Virtue - defined as a particular moral excellence. And since we talked about honoring both our father and our mother last week, let’s look at why we would benefit from a study of virtues in general. The simple answer is to further develop our ability to respond to what life brings us; to develop our response-ability.
Dear Why Team member,
I hope his weeks message finds you more than just surviving, but rather thriving during this extraordinary time. It’s my hope that these writings are of encouragement to you and are fueling your thinking discerning mind.
If you are still reading this post after reading the word “virtues” above, it is likely you are one who takes on responsibility and desires to grow and learn.
Why would one turn away?
Maybe because reading the word ‘virtues’ reminds us of our personal responsibilities; and to develop virtues requires sacrifice and hard work.
Why study and learn the virtues?
Because learning and practicing virtues can help ground and center us; better inform and empower us to attain more excellence in our lives.
I have often shared with my children, over the years, that the time to fortify your Fort is before the siege, not during it.
Why attend daily to the details of how we live our lives?
Because daily attention and discipline fortify us, and prepare us, for the challenges that most certainly will come. Take exercise as an example, or as I prefer: training. My experience had been that exercise was more self-focused, as to improve one’s looks, but training, was more other-focused, driven by a desire to improve one’s ability to respond and be more capable in their life and their service to others. I made the switch from exercise to training years ago when I was booked to give six speeches in three days. I became concerned I wouldn’t be fit enough to bring my best self to each event and thus began my training mindset; which for me was the necessary shift to maintain my consistent daily training disciplines. While there will always be room for improvement, the training mindset, focused on improving our response-ability, is a very empowering mindset to achieve more excellence in all areas of our lives.
An old saying states that we learn all our lives and when we die, we’re still ignorant. In other words, there will still be so much we did not learn. President John Adams had thousands of books and was a prolific reader his entire life. Late in his life, in a letter to Jefferson, he wrote: “The more I learn, the more I realize how little I know”.
Don’t become bothered by the fact that you cannot achieve absolute excellence, but rather be empowered by the meaning that comes from its pursuit - as you continue training and practicing various virtues.
So, let us review some virtues.
No matter your religious or non-religious beliefs, most everyone will agree that there are indeed virtues - as they come to us from those who have gone before us; insightful wisdom gained through experience that is very much worthy of our attention.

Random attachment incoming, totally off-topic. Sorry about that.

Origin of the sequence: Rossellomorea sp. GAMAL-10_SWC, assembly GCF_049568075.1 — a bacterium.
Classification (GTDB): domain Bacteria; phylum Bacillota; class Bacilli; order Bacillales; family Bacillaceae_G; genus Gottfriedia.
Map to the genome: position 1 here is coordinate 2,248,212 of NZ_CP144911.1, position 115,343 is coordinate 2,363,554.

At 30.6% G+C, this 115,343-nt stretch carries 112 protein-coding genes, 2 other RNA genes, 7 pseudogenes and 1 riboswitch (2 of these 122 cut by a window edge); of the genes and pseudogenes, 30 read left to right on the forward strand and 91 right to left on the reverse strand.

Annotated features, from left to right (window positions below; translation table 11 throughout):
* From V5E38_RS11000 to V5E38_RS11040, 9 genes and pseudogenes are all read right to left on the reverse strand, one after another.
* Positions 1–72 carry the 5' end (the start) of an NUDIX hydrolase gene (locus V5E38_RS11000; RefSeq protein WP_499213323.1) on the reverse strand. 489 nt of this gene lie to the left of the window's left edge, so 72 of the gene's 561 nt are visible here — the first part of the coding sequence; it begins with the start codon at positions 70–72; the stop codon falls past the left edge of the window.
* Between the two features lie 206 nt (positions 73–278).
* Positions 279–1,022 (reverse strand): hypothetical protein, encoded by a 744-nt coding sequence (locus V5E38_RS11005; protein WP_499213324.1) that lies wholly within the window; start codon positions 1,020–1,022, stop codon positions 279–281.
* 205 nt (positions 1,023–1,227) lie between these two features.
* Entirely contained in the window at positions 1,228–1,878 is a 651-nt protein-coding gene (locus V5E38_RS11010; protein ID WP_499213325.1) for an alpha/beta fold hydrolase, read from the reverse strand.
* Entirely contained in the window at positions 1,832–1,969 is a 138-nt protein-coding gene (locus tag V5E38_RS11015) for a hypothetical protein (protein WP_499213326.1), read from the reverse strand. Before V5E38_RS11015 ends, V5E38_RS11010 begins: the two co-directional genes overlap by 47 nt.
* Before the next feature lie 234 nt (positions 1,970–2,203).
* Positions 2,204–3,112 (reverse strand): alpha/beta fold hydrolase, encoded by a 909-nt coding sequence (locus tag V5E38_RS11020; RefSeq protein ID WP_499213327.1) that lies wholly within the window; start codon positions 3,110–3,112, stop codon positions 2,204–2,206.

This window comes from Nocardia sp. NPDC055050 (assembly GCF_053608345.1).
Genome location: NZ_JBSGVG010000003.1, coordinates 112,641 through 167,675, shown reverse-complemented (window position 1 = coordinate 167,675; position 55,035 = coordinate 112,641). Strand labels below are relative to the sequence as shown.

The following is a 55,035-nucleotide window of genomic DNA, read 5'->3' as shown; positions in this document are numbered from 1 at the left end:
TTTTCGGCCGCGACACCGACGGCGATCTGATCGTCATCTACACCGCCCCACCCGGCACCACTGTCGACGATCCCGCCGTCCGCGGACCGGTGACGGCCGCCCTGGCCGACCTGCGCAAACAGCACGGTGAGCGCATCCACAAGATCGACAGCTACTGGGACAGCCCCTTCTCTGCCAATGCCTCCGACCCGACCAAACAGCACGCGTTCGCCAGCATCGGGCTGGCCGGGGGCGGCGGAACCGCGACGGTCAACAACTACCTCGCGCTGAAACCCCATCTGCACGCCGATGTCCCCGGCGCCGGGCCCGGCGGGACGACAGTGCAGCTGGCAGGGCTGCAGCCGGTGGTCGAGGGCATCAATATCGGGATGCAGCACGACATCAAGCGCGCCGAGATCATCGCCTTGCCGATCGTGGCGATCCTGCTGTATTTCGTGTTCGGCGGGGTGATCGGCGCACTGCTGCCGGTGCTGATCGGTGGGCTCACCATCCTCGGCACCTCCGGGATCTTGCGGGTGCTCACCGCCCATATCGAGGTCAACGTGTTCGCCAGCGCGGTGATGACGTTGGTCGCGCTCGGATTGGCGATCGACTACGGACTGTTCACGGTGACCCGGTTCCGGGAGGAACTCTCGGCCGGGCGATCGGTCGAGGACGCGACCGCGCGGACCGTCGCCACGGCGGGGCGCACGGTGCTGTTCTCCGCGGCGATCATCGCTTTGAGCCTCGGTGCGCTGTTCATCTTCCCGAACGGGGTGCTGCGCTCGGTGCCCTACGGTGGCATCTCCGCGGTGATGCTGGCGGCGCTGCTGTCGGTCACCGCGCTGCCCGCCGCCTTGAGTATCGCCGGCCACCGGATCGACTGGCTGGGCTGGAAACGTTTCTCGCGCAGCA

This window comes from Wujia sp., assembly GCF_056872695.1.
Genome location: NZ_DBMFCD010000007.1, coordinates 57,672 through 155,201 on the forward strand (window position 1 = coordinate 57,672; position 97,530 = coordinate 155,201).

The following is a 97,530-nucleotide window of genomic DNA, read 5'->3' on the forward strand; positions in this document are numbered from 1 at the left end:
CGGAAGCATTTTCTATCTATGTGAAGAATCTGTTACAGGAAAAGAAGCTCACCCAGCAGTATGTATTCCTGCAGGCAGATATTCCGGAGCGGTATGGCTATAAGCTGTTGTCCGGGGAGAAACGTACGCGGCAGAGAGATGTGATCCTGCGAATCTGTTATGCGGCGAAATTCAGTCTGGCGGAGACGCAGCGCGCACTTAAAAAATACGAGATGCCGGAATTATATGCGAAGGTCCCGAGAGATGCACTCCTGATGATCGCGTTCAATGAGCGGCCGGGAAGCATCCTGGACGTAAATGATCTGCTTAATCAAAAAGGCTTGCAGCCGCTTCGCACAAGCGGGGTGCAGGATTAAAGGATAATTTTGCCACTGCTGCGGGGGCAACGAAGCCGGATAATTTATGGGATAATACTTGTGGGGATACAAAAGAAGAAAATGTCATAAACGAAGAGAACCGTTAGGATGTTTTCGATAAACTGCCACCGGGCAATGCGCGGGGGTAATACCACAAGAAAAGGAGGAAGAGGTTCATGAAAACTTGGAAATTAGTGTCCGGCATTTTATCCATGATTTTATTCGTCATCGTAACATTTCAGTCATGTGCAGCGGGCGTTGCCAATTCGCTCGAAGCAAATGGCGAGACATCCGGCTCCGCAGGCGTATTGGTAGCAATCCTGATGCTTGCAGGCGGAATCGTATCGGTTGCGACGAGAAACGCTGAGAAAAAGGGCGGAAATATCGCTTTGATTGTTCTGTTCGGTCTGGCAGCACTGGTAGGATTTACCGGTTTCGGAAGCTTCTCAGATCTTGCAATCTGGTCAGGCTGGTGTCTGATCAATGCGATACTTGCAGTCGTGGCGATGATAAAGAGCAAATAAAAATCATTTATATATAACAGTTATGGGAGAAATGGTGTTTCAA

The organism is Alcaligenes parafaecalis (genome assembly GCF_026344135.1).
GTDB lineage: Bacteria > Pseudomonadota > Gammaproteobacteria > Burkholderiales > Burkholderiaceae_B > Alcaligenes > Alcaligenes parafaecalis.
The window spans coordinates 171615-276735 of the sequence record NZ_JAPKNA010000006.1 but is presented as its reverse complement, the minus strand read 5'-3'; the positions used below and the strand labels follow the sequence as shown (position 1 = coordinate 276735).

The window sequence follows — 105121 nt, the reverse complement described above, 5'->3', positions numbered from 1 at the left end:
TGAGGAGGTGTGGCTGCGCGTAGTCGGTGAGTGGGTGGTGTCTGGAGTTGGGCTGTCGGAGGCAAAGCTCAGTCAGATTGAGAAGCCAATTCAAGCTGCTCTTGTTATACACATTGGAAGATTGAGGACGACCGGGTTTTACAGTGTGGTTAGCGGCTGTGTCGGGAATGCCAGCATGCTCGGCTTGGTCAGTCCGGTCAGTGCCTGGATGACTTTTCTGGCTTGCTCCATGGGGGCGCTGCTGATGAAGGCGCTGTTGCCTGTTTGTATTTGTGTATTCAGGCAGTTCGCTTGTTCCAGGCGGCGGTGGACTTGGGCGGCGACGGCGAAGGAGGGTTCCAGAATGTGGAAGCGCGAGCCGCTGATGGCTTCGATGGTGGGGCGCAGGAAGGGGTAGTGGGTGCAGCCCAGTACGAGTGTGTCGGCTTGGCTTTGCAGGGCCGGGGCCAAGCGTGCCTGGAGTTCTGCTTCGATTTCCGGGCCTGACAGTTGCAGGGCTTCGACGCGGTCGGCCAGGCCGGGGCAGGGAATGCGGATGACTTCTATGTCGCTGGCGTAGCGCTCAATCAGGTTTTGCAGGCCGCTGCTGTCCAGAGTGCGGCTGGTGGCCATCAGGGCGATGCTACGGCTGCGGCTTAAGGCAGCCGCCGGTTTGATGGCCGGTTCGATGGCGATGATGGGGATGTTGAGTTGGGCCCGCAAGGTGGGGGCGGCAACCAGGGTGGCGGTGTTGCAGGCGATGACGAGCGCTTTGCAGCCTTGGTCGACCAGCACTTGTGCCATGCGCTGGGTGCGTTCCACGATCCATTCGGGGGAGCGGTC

Four of the seven Christian virtues known as classic virtues are prudence, justice, temperance and courage (or fortitude). These essentially match the more ancient Stoics who believed there were primarily four virtues:
Wisdom (prudence), Courage(fortitude), Temperance and Justice. The Christians also include Faith, Hope and Charity.
While we can certainly come up with more human behaviors we might call virtuous, consider each of the seven virtues above and how you might rank yourself on a scale of one to ten; one being a big weakness for you with ten being a personal strength.
How can it not serve us to take an honest look at ourselves and assign a score?
Consider asking those closest to you to score you as well - and somehow gather all their answers anonymously; this way you are more likely to receive their true impressions. You may be pleasantly surprised to learn others graded you higher in some respects than you did yourself- we’re often our worst critics.
I believe we humans need to have a point to most effectively live our lives; at what are we pointing - where are we focusing, aiming, to avoid being aimless?
Why not consider aiming at improving your virtue scores?
Why? To become more for yourself and others. Also, to improve your abilities to respond to life and thus become a more responsible human being. To better become what you want to see in the world, and frankly is there anything better to do with your life than to become a better example for others to follow?!
If you have children, I believe it to be a core responsibility as a parent. But having children or not, just to leave the world a better place for having been born is really something to live for - to give one’s life meaning. When you consider the alternative and how much worse life can be for not attending to the virtues, I would choose the tougher higher ground over the lower road that can more easily lead to misery.
Dennis Mosley Williams opened my mind to an insight I had never considered; why is the Guru so high up on a mountain and so difficult to reach? Because the wisdom comes from the climb, not the destination.
It seems for us to have a mountain-top experience, we must do the climbing - and at the top it’s the Guru within that makes its presence known.
This week, consider the virtues as mountains worthy of the climb. Where might you have more climbing to do? Be courageous (a Virtue) and ever more intentional at climbing those specific mountains; becoming more of an example for yourself and others to follow.
Make it a great week!